Anyway, that's no problem at all, because "
If you're one of those true fans of the Assassin's Creed series, well... keep having fun. You're as entitled to care about the overarching plot line of the future timeline and the First Civilization and the French Canadian supervillains as I am entitled to completely ignore it and just be a pirate in an open world adventure game. Though on my side, I think Ubisoft has kinda stopped caring about the Assassin's Creed mythology as well, because the future stuff has only the slightest relevance to the real gameplay and even in the early 1700s era, the Templar-Assassins conflict is given only occasional lip service. You could - and will - spend hours engaging yourself in the business of piracy, not battling to save the world from a New World Order crew. Because that's where the fun is! Its open freedom, dashing out into the waves, destroying entire convoys of British naval ships who really only wanted to put sugar in their tea. Well, fuck their sugar, fuck their tea, I'm a damn bloody pirate, its my sugar now! And I'm going to rule this ocean. I'm going to rule this review while I'm at it, damn the Assassins, damn Ubisoft, and damn the fans! ARRRR AHARR HARRRR!!!
The time is the early 1700s, the Golden Age of Caribbean Piracy. You play as not a trained master within Old Man of the Mountain's secret order, but rather just a regular Welsh pirate named Edward Kenway, who looks like a dark eyed mixture of Chris Hemsworth and the late Heath Ledger. Kenway basically stumbles upon the battle between the Ḥashshāshīn and the Temple Knights by murdering a rogue Assassin and stealing his robe - I guess because Eddy really likes the Hooded Emo Look. There is a long running storyline involving Templars and Assassins looking for something called the "Observatory", not that I particularly cared, but more interesting is Kenway hanging around with a kind of league of super pirates in Nassau, which at this time actually was ruled by a motley Pirate Republic, consisting of Blackbeard, Benjamin Hornigold, Anne Bonny, Calico Jack, Mary Reed, and Charles Vane. These are all colorful personalities heartily living life to their fullest (which is good since basically all of them are doomed within the game because they all died within a few years of each other). Meanwhile the game introduces a few Templars as villains, but they're barely given screentime and they make for terrible bosses easily dispatched by a single stabbing.
The central gameplay mechanics of "Black Flag" is a mixture of the older Assassin's Creed stealthily stabbing your way through enemies and open world sea battles on your pirate Brig, the Jackdaw. The two modes seem somewhat incongruous as there is nothing less stealthy than flying a Jolly Roger and putting holes into the hulls of any ship who refuses to surrender, but they actually mix together rather well. The ship battles conclude immediately with the paralyzing of the enemy craft, allowing you to jump on board and slaughter your way through the crew until what few are left nicely surrender. On land, however, you have to leave your crew and colors behind in order to become an individual assassin, silently cutting the throats of Redcoats and guards under you reach your mark. I guess your crew has some sort of paralyzing allergy to dry land, as they never come along for your stealth missions. Its fine though because even when they are around, they mostly get in way of your shots and are of very little help. But it is interesting that finally a video game company has created a game where you can be a pirate and ninja at the same thus finally answering that age old question of 'who would win a fight, a pirate or a ninja?' The answer is: a pirate-ninja with chain shot and tiny knives in his sleeves.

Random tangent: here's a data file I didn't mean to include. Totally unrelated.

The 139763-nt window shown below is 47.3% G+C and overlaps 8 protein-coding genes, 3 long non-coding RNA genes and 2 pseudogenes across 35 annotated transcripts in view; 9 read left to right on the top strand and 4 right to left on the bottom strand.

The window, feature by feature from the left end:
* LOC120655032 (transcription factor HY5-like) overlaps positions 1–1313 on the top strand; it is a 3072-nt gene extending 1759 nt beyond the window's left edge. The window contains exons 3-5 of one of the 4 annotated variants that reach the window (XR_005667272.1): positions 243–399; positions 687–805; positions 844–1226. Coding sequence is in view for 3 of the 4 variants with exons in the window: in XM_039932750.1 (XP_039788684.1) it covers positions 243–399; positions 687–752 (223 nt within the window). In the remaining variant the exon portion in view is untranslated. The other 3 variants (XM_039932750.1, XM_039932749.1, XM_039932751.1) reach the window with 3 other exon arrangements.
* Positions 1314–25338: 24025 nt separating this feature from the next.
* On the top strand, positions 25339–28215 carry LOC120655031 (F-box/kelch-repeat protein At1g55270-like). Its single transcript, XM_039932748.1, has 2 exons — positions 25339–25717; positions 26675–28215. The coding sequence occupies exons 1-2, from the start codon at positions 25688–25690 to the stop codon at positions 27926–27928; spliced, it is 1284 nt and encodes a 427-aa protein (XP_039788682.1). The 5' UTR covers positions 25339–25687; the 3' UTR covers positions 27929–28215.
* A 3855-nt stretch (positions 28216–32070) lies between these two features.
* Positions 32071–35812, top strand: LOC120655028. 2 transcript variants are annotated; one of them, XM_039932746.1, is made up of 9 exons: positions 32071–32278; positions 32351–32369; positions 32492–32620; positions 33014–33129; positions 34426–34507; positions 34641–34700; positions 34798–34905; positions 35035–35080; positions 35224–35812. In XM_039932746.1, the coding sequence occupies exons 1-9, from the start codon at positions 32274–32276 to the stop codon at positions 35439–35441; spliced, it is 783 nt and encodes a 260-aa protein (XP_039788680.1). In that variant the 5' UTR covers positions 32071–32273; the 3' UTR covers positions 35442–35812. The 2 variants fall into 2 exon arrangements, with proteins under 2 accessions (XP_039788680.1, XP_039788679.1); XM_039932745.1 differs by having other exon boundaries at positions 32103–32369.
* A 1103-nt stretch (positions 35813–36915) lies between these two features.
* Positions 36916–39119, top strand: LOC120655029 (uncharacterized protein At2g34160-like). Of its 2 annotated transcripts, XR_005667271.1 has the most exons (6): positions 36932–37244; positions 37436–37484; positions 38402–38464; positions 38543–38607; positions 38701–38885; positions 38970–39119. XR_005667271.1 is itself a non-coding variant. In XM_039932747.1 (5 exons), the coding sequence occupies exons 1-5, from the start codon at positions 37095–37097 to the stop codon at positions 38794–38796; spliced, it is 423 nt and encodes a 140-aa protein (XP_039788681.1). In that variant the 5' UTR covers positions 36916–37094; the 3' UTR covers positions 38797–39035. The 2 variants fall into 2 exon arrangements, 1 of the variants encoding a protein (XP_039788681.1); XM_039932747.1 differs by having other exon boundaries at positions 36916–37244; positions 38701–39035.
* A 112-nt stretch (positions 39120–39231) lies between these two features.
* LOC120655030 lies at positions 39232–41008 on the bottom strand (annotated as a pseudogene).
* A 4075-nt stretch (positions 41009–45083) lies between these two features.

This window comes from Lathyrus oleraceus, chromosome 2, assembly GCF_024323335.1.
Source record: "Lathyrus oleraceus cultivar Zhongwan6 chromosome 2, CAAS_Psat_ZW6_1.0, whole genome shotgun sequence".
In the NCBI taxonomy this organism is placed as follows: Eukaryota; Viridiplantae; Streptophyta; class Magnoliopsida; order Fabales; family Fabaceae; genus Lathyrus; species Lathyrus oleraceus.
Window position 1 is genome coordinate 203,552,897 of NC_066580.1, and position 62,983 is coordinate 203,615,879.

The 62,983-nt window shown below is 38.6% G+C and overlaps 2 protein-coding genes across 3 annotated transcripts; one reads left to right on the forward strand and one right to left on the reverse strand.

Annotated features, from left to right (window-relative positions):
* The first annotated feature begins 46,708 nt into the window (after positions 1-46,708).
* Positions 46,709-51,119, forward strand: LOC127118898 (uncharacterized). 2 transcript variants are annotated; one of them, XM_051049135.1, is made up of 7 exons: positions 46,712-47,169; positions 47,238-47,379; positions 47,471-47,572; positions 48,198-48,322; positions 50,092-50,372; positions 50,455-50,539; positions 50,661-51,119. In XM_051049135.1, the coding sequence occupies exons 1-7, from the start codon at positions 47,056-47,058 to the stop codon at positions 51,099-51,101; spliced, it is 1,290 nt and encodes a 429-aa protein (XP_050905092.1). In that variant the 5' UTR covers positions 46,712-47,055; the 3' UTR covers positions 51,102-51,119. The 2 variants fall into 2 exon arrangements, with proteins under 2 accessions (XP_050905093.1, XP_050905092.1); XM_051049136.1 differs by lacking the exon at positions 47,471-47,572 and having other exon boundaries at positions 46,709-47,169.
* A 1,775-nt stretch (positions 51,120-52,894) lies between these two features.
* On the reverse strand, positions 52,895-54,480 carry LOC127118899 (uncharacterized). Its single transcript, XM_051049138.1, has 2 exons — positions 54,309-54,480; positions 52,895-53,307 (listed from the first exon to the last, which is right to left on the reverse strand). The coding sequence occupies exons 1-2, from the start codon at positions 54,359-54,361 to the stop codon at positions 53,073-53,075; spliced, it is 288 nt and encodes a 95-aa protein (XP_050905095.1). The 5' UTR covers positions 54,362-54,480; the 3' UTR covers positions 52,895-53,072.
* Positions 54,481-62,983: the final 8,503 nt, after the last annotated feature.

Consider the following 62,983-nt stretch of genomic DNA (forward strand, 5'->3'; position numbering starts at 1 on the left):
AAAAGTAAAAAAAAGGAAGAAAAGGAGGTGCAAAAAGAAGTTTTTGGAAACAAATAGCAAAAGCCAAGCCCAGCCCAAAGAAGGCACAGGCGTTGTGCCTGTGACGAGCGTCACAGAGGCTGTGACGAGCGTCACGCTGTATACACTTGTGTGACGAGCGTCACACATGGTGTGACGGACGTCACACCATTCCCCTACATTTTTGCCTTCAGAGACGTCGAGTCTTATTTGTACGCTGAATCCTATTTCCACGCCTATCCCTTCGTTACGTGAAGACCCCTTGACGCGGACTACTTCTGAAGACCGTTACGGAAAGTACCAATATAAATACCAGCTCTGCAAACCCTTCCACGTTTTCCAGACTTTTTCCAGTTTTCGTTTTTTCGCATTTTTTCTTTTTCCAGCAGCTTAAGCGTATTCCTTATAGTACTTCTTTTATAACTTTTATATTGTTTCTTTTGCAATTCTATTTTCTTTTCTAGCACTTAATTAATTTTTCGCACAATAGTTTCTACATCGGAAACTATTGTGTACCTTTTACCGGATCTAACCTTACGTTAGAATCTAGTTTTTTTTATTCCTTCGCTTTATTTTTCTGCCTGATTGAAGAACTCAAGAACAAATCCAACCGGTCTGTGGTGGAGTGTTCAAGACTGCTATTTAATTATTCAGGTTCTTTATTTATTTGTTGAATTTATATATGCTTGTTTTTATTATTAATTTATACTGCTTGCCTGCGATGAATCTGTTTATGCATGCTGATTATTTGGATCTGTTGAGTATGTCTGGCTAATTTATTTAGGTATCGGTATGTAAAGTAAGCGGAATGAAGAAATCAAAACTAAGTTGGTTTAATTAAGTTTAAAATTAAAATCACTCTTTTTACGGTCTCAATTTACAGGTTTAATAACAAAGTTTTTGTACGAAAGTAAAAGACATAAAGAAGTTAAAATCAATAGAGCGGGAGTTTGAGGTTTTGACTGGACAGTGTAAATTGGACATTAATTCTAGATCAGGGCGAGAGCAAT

I have to say, the ship combat is extremely fluid and loads of fun. Your Brig is well equipped with cannons in all directions, so the strategy is a basic maneuvering around trying to angle your weapons around to shatter their hulls. Certain cannons slow down the enemy, other deal incredible damage at close range. It all works well. You sail around, looking for targets, take them down, and sell your booty. All of this adds up to upgrading your ship, so you can get stronger weapons, better armor, larger crews, and more options, all to then take on larger and larger targets until you're the scourge of the Caribbean, a demon of the sea that makes widows of every wife in Europe. Gaining money from sidequests and other nonsense all reaches the ultimate point of having the very best pirate boat in the Seven Seas. And once your ship is mighty enough, you can even sail right in the jaws of death by barraging heavily entrenched Spanish fortresses. You fire every cannonball in your deck shattering fortifications until the Colonial power has been crushed in this part of the ocean, piracy rules the world, and crew can merrily sing Sea Shanties for hours while counting their bundles of gold.
Less impressive, unfortunately, is the Assassin's Creed part of this "Assassin's Creed 4", which is why I like to pretend I'm not even playing one of these games. Theoretically the combat system is built around sneaky stealth, as you slither around, stabbing guards in the back to tear apart an enemy force entirely unseen. The reality though is that your stealth and combat options are relatively limited. You can only hide in pre-arranged clumps of tall grass; you cannot even crouch unless Ubisoft lets you. There's a very impressive parkour engine that allows Eddy to dance across rooftops and climb towers to stay out of sight or assassinate from the air. But enemies can see anything in front of their eyes, even when you're on top of a building where they would never ever look. You can't crouch, so when inevitably you get caught, its not even worth the trouble of trying to run away. Just dash in and slaughter the enemies.
This leads to the main combat, which is an often frustrating affair of just three buttons. You press one button to stab or shoot with your guns, one button to break defenses, and one button to dodge or counter. Sometimes you'll Errol Flynn your way through five guys at once, countering everything, and destroying them rapidly. Or sometimes you'll get stuck between three twats in powdered wigs who can block every move you make, and as soon as you try to break one's defenses or actually stab one, the other guy is attacking, so you have to block that. So now our free marauding adventure is transformed into a very frustrating game of wack-a-mole, when cannot wack a single mole because the other varmints are trying to stab you. I'm reminded of the "Batman Arkham Whatever" franchise, which had similar combat (though much more satisfying and varied) and even there the combat felt like a punishment for screwing up. This time its much worse, and you basically have to fight these battles every time you raid a ship. So instead of that, when you have to Creed up your Assassin and actually do some killing, I would suggest you work stealthily and just shoot your target when they get in range.